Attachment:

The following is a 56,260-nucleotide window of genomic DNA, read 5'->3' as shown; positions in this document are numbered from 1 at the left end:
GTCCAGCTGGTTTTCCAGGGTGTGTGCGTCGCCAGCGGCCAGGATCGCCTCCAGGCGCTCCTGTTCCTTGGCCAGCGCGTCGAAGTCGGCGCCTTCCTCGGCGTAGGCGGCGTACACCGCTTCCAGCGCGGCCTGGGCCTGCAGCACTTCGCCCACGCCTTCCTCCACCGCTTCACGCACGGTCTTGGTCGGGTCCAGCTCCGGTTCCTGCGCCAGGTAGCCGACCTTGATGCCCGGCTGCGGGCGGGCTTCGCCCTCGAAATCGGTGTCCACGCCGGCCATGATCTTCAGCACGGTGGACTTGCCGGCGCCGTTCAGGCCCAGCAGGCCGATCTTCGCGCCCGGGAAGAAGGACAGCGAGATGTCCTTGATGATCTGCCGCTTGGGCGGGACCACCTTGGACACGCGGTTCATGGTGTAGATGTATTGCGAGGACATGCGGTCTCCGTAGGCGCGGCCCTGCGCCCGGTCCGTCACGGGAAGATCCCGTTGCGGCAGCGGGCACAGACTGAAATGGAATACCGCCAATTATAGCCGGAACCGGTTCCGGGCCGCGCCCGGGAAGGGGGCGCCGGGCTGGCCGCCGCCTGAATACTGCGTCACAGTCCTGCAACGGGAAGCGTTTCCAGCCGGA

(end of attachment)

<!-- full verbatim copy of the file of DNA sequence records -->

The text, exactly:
The following is a 56,260-nucleotide window of genomic DNA, read 5'->3' as shown; positions in this document are numbered from 1 at the left end:
GTCCAGCTGGTTTTCCAGGGTGTGTGCGTCGCCAGCGGCCAGGATCGCCTCCAGGCGCTCCTGTTCCTTGGCCAGCGCGTCGAAGTCGGCGCCTTCCTCGGCGTAGGCGGCGTACACCGCTTCCAGCGCGGCCTGGGCCTGCAGCACTTCGCCCACGCCTTCCTCCACCGCTTCACGCACGGTCTTGGTCGGGTCCAGCTCCGGTTCCTGCGCCAGGTAGCCGACCTTGATGCCCGGCTGCGGGCGGGCTTCGCCCTCGAAATCGGTGTCCACGCCGGCCATGATCTTCAGCACGGTGGACTTGCCGGCGCCGTTCAGGCCCAGCAGGCCGATCTTCGCGCCCGGGAAGAAGGACAGCGAGATGTCCTTGATGATCTGCCGCTTGGGCGGGACCACCTTGGACACGCGGTTCATGGTGTAGATGTATTGCGAGGACATGCGGTCTCCGTAGGCGCGGCCCTGCGCCCGGTCCGTCACGGGAAGATCCCGTTGCGGCAGCGGGCACAGACTGAAATGGAATACCGCCAATTATAGCCGGAACCGGTTCCGGGCCGCGCCCGGGAAGGGGGCGCCGGGCTGGCCGCCGCCTGAATACTGCGTCACAGTCCTGCAACGGGAAGCGTTTCCAGCCGGA